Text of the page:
Last: I've never flown any version of the Cozy. Given their airfoils' LongEZ heritage, I would expect their landing behavior to be quite similar to the LongEZ but that's strictly an assumption on my part.

Ken

On 8/14/2022 8:41 PM, Joel Ventura wrote:
I think there was some good useful advice in there. Thanks for that. Any recommendations about using the belly board in general and on the first landing in particular?
--Joel

On Sun, Aug 14, 2022 at 4:16 PM Izzy via groups.io <inbriggs=yahoo.com@groups.io> wrote:
Telling folks not to “over-rotate” is like telling them to “land good”

T



--


gilbert_drieux
 

Here is an old paper, by John RONCZ .....
(i can't remenber the year ....).
Happy reading.


Gilbert-Pierre DRIEUX

                 (_
|-------==(_)==--------|  VE  #1736.
             o/ | \o               F-PMPZ @ LFPK.

Such is life und es wird immer sucher.


De : canard-aviators@canardzone.groups.io <canard-aviators@canardzone.groups.io> de la part de gilbert_drieux <gilbert.drieux@...>
Envoyé : mardi 16 août 2022 21:11
À : canard-aviators@canardzone.groups.io <canard-aviators@canardzone.groups.io>
Objet : Re: [c-a] Landing and taking off in a canard
 
Here is an old paper, by John RONCZ .....
(i can't remenber the year ....).
Happy reading.



Gilbert-Pierre DRIEUX

                 (_
|-------==(_)==--------|  VE  #1736.
             o/ | \o               F-PMPZ @ LFPK / France.

Such is life und es wird immer sucher.


De : canard-aviators@canardzone.groups.io <canard-aviators@canardzone.groups.io> de la part de Mike Tooze via groups.io <miketooze@...>
Envoyé : mardi 16 août 2022 16:08
À : canard-aviators@canardzone.groups.io <canard-aviators@canardzone.groups.io>
Objet : Re: [c-a] Landing and taking off in a canard
 


Lots of good advice here.
Izzy’s along with Ryz’s advice to follow the POH re preparation and conduct of a first flight is absolutely on the numbers. No get-out for being a CFI - far the opposite as overconfidence and spam-can hrs are of no help here. The importance of the incremental taxiing runs can’t be overstated.
I would add that it is important that the candidate works through his/her own weight and balance calculation as part of the preparation.

Re Transitioning a family member. We couldn't afford 'hours building' in a hired a/c. We used a 9,000’ runway for my daughter’s conversion onto our Vari Eze. She had many hours as passenger and had a good knowledge of its construction and details. On the day I finally demonstrated that a circuit could be flown without trim change, just throttle only with slight stick pressure for rotation and flair. I jumped out; she was after all well prepared. A nervous dad in the back was not required. After an exploratory go around she made a copybook landing and continued as such clocking up over 150hrs a year towards, eventually, an ATPL.

Re. Simulators. If available in those days I’m sure Curt’s simulation would have been very helpful. My background includes simulation, both analogue and digital, from pure mathematical stability and control modelling through to full man-in-the-loop sims. A difficulty is to place the human subject into a reasonably accurate environment. For an Eze this would mean placing the pilot’s body, stick, pedals etc in the correct attitude/position with the correct responses e.g. stick force per G over a range of flight and loading conditions. I don’t have Curt’s sim. but from the positive responses he gets I’m sure he has that well addressed.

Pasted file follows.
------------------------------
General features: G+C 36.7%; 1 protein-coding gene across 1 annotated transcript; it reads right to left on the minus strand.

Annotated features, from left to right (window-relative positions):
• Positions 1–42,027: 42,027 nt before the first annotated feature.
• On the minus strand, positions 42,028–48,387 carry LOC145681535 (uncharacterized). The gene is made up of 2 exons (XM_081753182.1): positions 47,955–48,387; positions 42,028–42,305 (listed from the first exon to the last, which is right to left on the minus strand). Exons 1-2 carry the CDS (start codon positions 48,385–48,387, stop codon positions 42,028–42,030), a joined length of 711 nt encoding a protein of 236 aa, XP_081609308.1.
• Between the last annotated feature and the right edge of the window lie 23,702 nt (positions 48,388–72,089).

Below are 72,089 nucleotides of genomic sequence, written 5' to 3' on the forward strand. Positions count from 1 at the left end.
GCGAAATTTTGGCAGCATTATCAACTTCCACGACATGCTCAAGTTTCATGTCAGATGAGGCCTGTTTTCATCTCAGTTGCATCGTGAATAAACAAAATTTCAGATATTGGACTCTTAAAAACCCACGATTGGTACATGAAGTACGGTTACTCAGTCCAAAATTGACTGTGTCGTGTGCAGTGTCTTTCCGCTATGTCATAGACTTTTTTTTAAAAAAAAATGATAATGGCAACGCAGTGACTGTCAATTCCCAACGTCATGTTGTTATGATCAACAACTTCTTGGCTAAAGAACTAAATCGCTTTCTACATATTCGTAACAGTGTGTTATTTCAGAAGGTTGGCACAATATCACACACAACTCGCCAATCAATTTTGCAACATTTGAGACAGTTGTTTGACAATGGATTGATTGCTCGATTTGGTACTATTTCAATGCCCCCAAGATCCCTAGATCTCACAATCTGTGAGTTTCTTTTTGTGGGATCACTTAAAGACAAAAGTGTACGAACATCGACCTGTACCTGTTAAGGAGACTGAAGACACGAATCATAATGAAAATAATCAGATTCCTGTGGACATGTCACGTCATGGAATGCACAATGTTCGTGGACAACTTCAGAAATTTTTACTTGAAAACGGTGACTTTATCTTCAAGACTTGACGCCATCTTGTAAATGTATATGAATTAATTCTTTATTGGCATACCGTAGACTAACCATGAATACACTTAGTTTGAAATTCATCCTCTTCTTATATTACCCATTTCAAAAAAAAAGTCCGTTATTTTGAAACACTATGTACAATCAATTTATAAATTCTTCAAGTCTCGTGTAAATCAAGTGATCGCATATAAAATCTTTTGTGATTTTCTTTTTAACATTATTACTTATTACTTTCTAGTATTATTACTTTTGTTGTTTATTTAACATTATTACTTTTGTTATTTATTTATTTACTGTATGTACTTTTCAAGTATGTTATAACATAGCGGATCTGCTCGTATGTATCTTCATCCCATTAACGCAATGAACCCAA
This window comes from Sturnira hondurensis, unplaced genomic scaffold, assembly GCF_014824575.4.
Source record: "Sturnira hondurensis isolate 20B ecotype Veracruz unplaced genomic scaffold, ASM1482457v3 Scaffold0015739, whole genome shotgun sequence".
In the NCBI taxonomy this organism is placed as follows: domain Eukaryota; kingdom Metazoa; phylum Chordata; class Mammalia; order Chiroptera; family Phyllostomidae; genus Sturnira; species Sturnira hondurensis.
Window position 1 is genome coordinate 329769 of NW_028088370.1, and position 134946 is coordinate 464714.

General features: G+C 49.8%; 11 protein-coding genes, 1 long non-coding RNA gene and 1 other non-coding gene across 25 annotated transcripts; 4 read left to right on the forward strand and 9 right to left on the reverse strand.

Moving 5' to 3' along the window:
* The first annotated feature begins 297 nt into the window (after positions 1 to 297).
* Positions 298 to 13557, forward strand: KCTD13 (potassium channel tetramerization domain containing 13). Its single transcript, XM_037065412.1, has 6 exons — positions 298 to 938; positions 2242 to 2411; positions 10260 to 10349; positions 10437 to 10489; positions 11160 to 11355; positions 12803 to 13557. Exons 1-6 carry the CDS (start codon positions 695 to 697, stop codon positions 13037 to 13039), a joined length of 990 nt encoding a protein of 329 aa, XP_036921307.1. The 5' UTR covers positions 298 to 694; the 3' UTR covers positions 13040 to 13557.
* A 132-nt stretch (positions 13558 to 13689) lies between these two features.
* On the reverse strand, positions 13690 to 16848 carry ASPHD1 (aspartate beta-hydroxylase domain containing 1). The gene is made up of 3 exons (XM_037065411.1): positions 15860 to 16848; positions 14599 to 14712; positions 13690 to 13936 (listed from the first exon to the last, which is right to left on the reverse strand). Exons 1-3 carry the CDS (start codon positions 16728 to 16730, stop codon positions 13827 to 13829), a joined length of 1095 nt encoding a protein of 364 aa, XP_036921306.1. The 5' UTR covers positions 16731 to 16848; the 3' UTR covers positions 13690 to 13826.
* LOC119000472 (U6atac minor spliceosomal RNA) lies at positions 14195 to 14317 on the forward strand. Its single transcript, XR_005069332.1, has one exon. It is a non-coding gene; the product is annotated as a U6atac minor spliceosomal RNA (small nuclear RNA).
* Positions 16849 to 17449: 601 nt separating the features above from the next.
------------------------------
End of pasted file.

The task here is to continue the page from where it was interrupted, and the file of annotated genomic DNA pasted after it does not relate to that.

Re Female Eze pilots. From our experience the biggest danger seems from other women!
From the humorous of a woman screaming that there was an unidentified Eze in the circuit when she couldn’t accept a female voice coming from an Eze.
To a more serious incident early in my daughter’s Vari hours. I was watching her on very short finals to Biggin Hill’s 11. The, female, controller trundled a C152 right out onto the threshold with Em at <150 yds to go! My daughter acted brilliantly; full throttle, kicking right, missing it by 30’ and neatly completed the circuit without complaint – while I had to be pacified and calmed-down by friends!

Mike T



------ Original Message ------
From: "Ryszard Zadow" <ryszardzadow@...>
To: canard-aviators@canardzone.groups.io
Sent: Monday, 15 Aug, 22 At 23:34
Subject: Re: [c-a] Landing and taking off in a canard

I’m not trying to discourage anyone from offering input or saying anyones techniques are wrong. It’s great to hear others ideas but please consider though that my input comes from a rather unique perspective. The Canard Flight Academy has taught over a hundred new Canard Pilots. I personally have taught at least 90% of those. Prior to starting the CFA I probably taught a whole too. I’m certainly not claiming to be an expert, but I can’t think of anyone that’s taught more new canard pilots, at least in recent years and certainly not in a full dual control tandem seat composite pusher canard. I’ve seen a lot. I’ve seen what works.
Our training program was written with the input of three highly experienced Canard CFIs and has proven to be highly accurate and successful. It’s available on the RAFe website for anyone to download.

I think any CFi will agree that there’s a lot more to training someone than just offering them the way you do it. It’s a science. The Law of Primacy isn’t just cool, it’s a Law of Learning, which is why those laws are taught to new CFi candidates. There’s an FAA manual called the Fundamentals of a Learning that a CFI has yo take a written exam to earn his instructor rating.

I like hearing other peoples input as it makes me think, but I think the proof is in the track record. I’d highly encourage some of y’all to get a CFi rating and become a Canard Flight Academy instructor. We need more. I’be been the only Instructor for the last couple years and we are always backlogged!

RZ



On Aug 15, 2022, at 16:44, Izzy via groups.io <inbriggs@...> wrote: